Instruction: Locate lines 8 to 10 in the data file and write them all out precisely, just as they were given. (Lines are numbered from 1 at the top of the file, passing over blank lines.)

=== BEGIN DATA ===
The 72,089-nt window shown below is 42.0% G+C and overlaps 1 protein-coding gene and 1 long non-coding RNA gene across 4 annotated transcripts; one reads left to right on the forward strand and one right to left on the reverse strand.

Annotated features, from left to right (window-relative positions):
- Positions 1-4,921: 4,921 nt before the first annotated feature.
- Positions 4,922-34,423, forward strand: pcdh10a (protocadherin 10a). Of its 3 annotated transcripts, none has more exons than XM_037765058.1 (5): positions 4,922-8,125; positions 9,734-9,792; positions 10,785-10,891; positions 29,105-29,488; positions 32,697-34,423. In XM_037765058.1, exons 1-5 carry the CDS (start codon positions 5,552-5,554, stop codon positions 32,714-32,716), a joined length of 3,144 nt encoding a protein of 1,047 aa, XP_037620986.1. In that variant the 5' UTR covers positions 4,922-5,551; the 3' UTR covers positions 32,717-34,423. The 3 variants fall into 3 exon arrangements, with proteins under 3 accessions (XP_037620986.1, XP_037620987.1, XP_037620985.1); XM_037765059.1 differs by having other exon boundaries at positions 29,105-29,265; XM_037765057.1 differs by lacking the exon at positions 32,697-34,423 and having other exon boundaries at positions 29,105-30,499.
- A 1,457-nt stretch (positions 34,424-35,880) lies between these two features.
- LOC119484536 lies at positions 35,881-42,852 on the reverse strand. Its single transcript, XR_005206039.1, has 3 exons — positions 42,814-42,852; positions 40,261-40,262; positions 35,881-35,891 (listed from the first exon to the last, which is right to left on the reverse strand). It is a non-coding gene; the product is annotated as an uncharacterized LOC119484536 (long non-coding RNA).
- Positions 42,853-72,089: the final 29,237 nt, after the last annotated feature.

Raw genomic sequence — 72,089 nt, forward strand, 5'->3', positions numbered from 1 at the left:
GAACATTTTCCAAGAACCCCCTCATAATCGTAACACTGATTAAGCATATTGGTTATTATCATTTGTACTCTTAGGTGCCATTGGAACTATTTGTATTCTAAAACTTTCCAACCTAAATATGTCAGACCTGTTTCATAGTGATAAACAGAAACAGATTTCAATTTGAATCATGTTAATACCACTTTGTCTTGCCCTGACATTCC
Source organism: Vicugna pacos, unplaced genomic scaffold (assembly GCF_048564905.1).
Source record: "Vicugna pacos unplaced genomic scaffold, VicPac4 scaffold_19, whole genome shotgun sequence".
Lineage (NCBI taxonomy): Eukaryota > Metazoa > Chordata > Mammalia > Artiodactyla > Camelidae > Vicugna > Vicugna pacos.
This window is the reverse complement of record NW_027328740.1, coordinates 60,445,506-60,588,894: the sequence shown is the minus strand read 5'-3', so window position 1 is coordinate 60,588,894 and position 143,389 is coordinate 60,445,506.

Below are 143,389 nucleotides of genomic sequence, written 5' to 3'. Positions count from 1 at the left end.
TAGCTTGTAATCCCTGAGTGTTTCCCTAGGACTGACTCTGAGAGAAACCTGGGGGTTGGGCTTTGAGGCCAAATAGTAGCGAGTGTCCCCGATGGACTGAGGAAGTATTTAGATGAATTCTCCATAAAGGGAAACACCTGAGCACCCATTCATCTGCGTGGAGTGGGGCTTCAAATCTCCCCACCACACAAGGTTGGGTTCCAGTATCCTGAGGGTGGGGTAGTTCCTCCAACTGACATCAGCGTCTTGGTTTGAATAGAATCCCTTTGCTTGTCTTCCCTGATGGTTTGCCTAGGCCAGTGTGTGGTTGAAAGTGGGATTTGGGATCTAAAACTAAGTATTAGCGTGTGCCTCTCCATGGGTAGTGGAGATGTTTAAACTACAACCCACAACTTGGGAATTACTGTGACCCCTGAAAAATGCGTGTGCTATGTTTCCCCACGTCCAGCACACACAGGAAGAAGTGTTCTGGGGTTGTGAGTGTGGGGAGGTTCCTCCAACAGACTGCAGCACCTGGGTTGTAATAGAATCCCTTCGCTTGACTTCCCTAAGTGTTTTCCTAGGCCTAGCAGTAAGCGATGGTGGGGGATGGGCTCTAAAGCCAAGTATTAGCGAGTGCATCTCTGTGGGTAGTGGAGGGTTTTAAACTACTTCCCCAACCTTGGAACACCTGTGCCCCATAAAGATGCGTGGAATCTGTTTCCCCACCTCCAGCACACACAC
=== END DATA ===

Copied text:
Raw genomic sequence — 72,089 nt, forward strand, 5'->3', positions numbered from 1 at the left:
GAACATTTTCCAAGAACCCCCTCATAATCGTAACACTGATTAAGCATATTGGTTATTATCATTTGTACTCTTAGGTGCCATTGGAACTATTTGTATTCTAAAACTTTCCAACCTAAATATGTCAGACCTGTTTCATAGTGATAAACAGAAACAGATTTCAATTTGAATCATGTTAATACCACTTTGTCTTGCCCTGACATTCC
Source organism: Vicugna pacos, unplaced genomic scaffold (assembly GCF_048564905.1).